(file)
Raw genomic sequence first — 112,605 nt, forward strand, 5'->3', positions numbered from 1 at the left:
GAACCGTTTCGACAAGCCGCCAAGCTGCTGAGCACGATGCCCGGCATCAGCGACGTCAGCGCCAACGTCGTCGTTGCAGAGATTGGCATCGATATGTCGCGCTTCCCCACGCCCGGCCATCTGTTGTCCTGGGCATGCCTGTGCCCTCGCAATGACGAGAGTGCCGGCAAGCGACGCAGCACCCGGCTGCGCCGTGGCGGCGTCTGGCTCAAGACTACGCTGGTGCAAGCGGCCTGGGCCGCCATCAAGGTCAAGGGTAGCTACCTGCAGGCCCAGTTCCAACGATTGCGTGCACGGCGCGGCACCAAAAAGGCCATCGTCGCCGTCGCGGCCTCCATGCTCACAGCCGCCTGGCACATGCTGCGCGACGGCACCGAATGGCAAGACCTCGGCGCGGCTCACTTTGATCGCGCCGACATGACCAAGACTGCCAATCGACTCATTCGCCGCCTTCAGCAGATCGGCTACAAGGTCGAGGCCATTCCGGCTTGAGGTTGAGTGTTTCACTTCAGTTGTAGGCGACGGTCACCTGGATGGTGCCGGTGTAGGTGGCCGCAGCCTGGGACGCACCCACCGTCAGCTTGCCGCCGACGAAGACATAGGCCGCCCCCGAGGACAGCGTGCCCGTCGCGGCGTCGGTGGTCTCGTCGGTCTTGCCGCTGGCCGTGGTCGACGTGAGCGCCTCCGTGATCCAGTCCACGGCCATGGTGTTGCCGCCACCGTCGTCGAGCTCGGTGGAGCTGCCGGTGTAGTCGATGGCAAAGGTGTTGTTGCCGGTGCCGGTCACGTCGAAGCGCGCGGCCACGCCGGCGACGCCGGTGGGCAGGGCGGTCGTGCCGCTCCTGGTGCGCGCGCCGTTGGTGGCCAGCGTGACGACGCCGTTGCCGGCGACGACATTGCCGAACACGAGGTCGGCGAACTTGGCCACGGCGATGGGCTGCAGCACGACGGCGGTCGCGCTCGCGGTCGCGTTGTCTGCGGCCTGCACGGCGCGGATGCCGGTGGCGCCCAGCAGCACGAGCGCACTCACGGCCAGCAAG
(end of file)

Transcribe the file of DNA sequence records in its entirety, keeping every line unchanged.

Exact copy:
Raw genomic sequence first — 112,605 nt, forward strand, 5'->3', positions numbered from 1 at the left:
GAACCGTTTCGACAAGCCGCCAAGCTGCTGAGCACGATGCCCGGCATCAGCGACGTCAGCGCCAACGTCGTCGTTGCAGAGATTGGCATCGATATGTCGCGCTTCCCCACGCCCGGCCATCTGTTGTCCTGGGCATGCCTGTGCCCTCGCAATGACGAGAGTGCCGGCAAGCGACGCAGCACCCGGCTGCGCCGTGGCGGCGTCTGGCTCAAGACTACGCTGGTGCAAGCGGCCTGGGCCGCCATCAAGGTCAAGGGTAGCTACCTGCAGGCCCAGTTCCAACGATTGCGTGCACGGCGCGGCACCAAAAAGGCCATCGTCGCCGTCGCGGCCTCCATGCTCACAGCCGCCTGGCACATGCTGCGCGACGGCACCGAATGGCAAGACCTCGGCGCGGCTCACTTTGATCGCGCCGACATGACCAAGACTGCCAATCGACTCATTCGCCGCCTTCAGCAGATCGGCTACAAGGTCGAGGCCATTCCGGCTTGAGGTTGAGTGTTTCACTTCAGTTGTAGGCGACGGTCACCTGGATGGTGCCGGTGTAGGTGGCCGCAGCCTGGGACGCACCCACCGTCAGCTTGCCGCCGACGAAGACATAGGCCGCCCCCGAGGACAGCGTGCCCGTCGCGGCGTCGGTGGTCTCGTCGGTCTTGCCGCTGGCCGTGGTCGACGTGAGCGCCTCCGTGATCCAGTCCACGGCCATGGTGTTGCCGCCACCGTCGTCGAGCTCGGTGGAGCTGCCGGTGTAGTCGATGGCAAAGGTGTTGTTGCCGGTGCCGGTCACGTCGAAGCGCGCGGCCACGCCGGCGACGCCGGTGGGCAGGGCGGTCGTGCCGCTCCTGGTGCGCGCGCCGTTGGTGGCCAGCGTGACGACGCCGTTGCCGGCGACGACATTGCCGAACACGAGGTCGGCGAACTTGGCCACGGCGATGGGCTGCAGCACGACGGCGGTCGCGCTCGCGGTCGCGTTGTCTGCGGCCTGCACGGCGCGGATGCCGGTGGCGCCCAGCAGCACGAGCGCACTCACGGCCAGCAAG